Gigs says it’s no wonder people call it the Portugese Pipeline. Do people really say that? If so, they need to stop. That’s a stupid thing to say.

First heat of the loser round featured JJF and the wild card, Miguel Blanco. Scary to draw a local surfer in these conditions. On a day like this the win’s going to whoever gets the better waves. There’ll be no fifty/fifty split of ripping.

Florence hung on. Found an open right and got some hits in. Stroked into an okay left, boosted an air slightly past mid heat. Lucked into an open barrel in the dying minutes, solidified the lead he already held. Stays in first on the ‘CT.

Heat two saw Medina go on a wave catching spree. Twelve waves over a half hour. That’s some solid endurance.

Gabriel surfed well, like always. Found solid scores. Did one super cool speed snap to reverse. Landed fins first and slid loose for a while. Not one of his keeper scores, but the highlight in my mind.

Sadly for Callinan, Medina didn’t really win the heat. Callinan lost it. He found the best wave of the heat, a punchy overhead number. Hit it square, hard, then came unglued on the next turn. Total kick in the guts. You could tell he knew it. The section was perfect for a bash, could’ve added another point or two. Would’ve gotten the win, Medina took it by .41.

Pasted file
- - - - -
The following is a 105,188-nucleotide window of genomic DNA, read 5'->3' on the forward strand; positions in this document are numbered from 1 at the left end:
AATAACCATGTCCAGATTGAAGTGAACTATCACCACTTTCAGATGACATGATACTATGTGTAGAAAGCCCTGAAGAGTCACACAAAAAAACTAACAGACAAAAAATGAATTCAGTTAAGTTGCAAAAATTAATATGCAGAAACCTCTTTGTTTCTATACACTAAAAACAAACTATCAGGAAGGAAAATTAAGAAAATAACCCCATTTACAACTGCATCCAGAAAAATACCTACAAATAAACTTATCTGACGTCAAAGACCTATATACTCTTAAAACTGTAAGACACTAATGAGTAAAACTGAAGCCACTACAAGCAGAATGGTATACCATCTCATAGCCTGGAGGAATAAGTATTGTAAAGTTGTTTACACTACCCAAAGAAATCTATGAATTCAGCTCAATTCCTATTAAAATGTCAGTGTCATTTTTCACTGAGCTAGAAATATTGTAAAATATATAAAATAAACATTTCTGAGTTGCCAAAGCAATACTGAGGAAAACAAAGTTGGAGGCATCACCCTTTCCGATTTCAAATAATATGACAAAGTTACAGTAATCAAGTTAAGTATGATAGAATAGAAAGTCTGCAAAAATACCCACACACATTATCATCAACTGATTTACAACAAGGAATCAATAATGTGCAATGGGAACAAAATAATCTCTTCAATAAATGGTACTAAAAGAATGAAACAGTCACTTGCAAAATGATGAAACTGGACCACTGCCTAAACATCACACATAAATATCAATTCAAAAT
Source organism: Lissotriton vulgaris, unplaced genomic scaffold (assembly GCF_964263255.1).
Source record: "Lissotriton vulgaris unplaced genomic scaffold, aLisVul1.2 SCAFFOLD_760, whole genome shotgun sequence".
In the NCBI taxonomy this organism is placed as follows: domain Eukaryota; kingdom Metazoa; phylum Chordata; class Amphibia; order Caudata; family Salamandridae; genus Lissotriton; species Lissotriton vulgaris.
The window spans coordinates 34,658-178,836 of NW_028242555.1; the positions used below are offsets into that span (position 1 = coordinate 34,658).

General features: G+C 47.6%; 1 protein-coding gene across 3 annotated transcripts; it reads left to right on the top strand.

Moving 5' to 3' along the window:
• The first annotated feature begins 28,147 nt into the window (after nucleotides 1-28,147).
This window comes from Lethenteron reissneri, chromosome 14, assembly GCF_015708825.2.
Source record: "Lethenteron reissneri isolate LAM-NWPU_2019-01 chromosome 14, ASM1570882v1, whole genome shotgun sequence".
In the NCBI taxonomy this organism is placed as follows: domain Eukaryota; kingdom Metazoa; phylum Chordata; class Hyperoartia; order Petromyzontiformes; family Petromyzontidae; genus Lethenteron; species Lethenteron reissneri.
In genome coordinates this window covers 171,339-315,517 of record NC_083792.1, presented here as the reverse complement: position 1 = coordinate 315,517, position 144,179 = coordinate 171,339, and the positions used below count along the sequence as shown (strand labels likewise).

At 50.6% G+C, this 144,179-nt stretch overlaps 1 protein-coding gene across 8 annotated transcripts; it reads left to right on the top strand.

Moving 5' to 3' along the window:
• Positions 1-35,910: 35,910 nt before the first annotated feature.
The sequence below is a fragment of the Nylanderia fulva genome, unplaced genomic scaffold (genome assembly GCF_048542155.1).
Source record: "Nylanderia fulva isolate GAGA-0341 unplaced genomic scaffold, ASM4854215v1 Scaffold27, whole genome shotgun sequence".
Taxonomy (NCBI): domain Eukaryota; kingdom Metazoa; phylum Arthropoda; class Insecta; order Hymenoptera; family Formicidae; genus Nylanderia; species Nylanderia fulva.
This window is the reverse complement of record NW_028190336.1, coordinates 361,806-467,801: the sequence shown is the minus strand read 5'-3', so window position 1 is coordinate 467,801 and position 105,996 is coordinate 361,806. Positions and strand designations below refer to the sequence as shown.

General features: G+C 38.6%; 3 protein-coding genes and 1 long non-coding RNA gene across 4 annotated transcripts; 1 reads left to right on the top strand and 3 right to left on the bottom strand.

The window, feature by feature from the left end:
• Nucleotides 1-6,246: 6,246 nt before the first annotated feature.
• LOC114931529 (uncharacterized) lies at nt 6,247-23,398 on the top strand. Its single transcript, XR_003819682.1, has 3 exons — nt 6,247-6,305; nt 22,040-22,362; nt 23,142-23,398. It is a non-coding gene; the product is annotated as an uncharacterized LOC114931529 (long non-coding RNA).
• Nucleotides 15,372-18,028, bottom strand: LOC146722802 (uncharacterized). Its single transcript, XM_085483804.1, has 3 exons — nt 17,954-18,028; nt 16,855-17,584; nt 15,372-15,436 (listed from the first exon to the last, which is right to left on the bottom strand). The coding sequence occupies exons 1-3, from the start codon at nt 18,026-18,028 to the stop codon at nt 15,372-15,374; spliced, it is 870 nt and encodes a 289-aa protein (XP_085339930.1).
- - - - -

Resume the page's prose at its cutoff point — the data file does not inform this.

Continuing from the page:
Best heat of the day was next. Flores came out of the gate on fire, stuck a knife in the throat of Wilko’s title dream. Hung it by its feet, drained the blood, chopped the thing to bits, fried it up for dinner.

But you can’t blame Wilko. He didn’t do anything wrong. When the surf is, more or less, garbage, and your opponent finds a highlight worthy barrel in the first couple minutes, there’s not a hell of a lot you can do.

Especially when Flores used that momentum to surf better than he has for most of this year. Backed up his early nine with a a three turn combo, the first two vicious vertical stabs, for a seven. Then immediately used priority to force his way into a backhand tube that, really, looked unmakeable.